IABC Phoenix Board Member
Have you ever volunteered as an awards judge for one of your local professional communications, marketing or advertising, associations? While it might sound arduous, time-consuming and clerical, it can be a fun and worthwhile endeavor to work with a different group of professionals of varying skill sets and careers while expanding your “disciplinary dimensions” when casting judgment on an assortment of campaigns, programs or events. By no means am I a seasoned judge, but I have done it on six occasions – three times for IABC Copper Quills and three times for City-County Communications Marketing Association (3CMA) Savvys over the last three years. If you haven’t done it before because you think you are too busy or no one as asked you directly, here are some points to contemplate and why you may want to be a little more assertive the next time a call for volunteer judges surfaces in your direction:
-It can be a great after-hours work session to draw you out of your daily “career comfort cushion zone”. And it really is work, not social hour (though be sure to do that after to unwind from the brain drain that can ensue from rating several entries in a couple of hours).
-Judging in a group for a couple of hours can also prove to be a productive networking and mutual-learning session. I know that I have met new colleagues in this environment that I never would have otherwise worked with.
-You can really glean the strengths and weaknesses of a variety of projects, campaigns, collateral and events in a way that can help your perspective in your work and lead you to develop a stronger award entry for your organization down the road.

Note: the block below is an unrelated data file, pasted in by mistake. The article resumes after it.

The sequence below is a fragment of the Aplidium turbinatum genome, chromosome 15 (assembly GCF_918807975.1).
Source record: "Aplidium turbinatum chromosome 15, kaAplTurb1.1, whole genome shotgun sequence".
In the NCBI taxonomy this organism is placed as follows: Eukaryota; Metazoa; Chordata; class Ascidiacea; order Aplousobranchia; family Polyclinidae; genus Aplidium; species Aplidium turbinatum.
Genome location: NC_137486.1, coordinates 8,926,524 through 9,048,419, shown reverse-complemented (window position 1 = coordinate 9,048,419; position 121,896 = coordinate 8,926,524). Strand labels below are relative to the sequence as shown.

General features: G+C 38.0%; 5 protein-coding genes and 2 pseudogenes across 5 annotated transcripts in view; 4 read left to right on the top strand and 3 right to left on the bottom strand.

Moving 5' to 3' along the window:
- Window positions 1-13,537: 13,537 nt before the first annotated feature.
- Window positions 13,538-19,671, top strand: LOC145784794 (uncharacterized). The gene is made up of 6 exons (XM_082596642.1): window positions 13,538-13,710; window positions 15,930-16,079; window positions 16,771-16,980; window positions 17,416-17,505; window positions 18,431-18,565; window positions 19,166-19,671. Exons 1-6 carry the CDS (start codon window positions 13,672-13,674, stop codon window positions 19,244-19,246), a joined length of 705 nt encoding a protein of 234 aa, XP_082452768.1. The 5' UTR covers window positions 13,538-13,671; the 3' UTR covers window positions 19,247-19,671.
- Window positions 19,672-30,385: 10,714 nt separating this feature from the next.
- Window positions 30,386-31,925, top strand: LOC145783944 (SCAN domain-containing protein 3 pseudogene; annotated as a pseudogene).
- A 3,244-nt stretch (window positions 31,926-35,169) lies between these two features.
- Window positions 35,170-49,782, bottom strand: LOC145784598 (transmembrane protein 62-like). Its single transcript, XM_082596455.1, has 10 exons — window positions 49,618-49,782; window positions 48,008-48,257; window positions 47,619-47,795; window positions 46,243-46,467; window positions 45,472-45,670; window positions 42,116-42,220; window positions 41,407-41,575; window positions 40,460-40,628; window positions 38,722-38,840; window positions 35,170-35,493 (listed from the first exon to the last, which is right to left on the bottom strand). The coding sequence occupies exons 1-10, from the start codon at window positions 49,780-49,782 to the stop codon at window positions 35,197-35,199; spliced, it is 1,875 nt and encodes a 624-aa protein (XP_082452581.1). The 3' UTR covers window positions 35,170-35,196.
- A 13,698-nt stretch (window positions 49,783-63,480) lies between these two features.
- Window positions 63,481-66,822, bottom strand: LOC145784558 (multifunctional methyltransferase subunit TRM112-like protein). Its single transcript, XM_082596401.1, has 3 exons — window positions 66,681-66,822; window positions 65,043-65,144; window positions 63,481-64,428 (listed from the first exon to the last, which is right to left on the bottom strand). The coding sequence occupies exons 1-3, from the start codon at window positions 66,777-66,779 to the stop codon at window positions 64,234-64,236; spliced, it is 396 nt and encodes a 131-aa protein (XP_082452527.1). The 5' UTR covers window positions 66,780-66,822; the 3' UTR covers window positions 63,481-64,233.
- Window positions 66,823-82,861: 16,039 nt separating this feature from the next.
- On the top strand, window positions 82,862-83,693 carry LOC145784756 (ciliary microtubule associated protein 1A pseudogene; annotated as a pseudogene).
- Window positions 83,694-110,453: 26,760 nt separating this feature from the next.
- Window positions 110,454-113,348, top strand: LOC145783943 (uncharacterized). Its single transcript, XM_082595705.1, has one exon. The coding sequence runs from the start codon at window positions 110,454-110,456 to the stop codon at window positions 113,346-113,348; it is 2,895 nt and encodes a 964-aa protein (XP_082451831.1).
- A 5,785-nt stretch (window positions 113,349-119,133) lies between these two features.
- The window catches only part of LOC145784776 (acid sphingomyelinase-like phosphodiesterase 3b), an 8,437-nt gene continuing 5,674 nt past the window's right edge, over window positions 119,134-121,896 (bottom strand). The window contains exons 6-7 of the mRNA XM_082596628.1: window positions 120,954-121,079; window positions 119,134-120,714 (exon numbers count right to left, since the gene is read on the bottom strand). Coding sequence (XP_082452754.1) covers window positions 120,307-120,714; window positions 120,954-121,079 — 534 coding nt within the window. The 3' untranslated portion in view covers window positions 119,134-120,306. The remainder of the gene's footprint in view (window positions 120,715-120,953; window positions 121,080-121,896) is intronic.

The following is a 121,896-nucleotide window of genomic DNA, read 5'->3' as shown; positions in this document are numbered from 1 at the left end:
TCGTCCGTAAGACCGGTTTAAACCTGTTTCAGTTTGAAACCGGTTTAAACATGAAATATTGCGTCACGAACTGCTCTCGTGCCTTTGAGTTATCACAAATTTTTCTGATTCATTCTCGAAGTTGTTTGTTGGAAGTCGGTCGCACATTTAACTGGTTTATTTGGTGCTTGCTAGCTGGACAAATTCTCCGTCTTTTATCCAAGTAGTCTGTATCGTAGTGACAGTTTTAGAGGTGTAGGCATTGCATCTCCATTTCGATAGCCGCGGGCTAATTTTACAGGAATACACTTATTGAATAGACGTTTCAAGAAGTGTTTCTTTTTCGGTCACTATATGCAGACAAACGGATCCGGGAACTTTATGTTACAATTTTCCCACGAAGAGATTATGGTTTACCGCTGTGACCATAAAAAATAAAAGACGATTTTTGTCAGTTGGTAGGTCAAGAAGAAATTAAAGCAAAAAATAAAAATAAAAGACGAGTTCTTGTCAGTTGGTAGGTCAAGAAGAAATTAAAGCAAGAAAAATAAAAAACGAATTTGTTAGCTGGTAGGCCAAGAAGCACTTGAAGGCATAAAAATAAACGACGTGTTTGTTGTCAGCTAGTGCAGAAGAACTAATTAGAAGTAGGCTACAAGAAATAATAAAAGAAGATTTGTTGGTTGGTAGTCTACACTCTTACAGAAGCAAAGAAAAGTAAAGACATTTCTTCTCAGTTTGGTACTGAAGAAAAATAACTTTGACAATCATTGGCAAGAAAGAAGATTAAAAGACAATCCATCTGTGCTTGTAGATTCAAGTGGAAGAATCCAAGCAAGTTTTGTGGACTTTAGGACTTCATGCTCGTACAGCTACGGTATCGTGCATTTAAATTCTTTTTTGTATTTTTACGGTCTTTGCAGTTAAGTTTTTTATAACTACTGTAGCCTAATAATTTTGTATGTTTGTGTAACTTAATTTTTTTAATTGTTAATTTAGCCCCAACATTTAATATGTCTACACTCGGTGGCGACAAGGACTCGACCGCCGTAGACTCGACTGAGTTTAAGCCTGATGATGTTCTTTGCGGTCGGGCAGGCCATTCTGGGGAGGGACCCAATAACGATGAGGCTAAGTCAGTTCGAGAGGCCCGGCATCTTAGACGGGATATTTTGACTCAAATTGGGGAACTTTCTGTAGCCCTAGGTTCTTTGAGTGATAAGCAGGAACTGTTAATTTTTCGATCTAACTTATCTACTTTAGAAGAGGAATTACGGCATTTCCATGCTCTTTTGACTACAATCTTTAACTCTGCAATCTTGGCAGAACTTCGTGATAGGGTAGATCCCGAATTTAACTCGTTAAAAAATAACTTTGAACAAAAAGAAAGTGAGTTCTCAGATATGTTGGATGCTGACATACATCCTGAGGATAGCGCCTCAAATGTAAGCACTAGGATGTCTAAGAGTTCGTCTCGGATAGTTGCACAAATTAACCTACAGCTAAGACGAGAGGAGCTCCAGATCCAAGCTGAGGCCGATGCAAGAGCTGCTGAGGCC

-Analyzing a spectrum of budgets, core competencies, experiences and quality of collateral samples can help you benchmark what you have and what you are capable of doing in similar channels for your organization. Perhaps you borrow an idea or a new challenge or concept is sparked from scrutinizing entries. When you become immersed in the whole plan, recap of results and samples, you may end up pondering what the applicants could have done differently or better, all in a productive sense for your approach when faced with a similar project or challenge.
-When all the tedious calculations are done with the weighted formulas, it is just as important to provide some direct tailored feedback on the evaluation form. You are assuming responsibility as a judge and your name is on the form, so provide that valued input in a concise, constructive and straightforward fashion. Just a couple of sentences outlining suggestions or areas that weren’t fully addressed in accordance with the criteria would suffice for all entries whether they are winners or not. Always point out a couple of highlights or strong points in addition to the areas to improve the next go-around. Providing these feedback will help your strategic thinking and evaluating of projects and metrics in your job.
-No rating system is perfect when it comes to picking winners, All-Stars and other accolades, but as a participant it is important to be fair, independent and impartial while applying the criteria in a consistent and meticulous fashion. That includes not peeking at another judges sheet or discussing the entry until you have completed your process with it. These uniform best practices for judges are crucial to establishing the benchmark or threshold for submissions that will advance and those that don’t. Where there are discrepancies between judges, discussion, negotiation and a third judge weighing in will yield to a consensus for an entry that is clearly a winner or finalist vs. the caliber of the rest of the pack. Having these discussions with fellow judges is beneficial for being a collaborative thinker capable of accepting counter-points while being flexible in assessing the final summaries of projects and reported results.
On a related note, serving as a student scholarship judge is another way to be involved in your professional associations, provide your insights into the evaluation methods and get a feel for the work and interests of up-and-coming professionals in the academic pipeline eager to be in the industry and possibly become an intern or entry-level employee in the near future.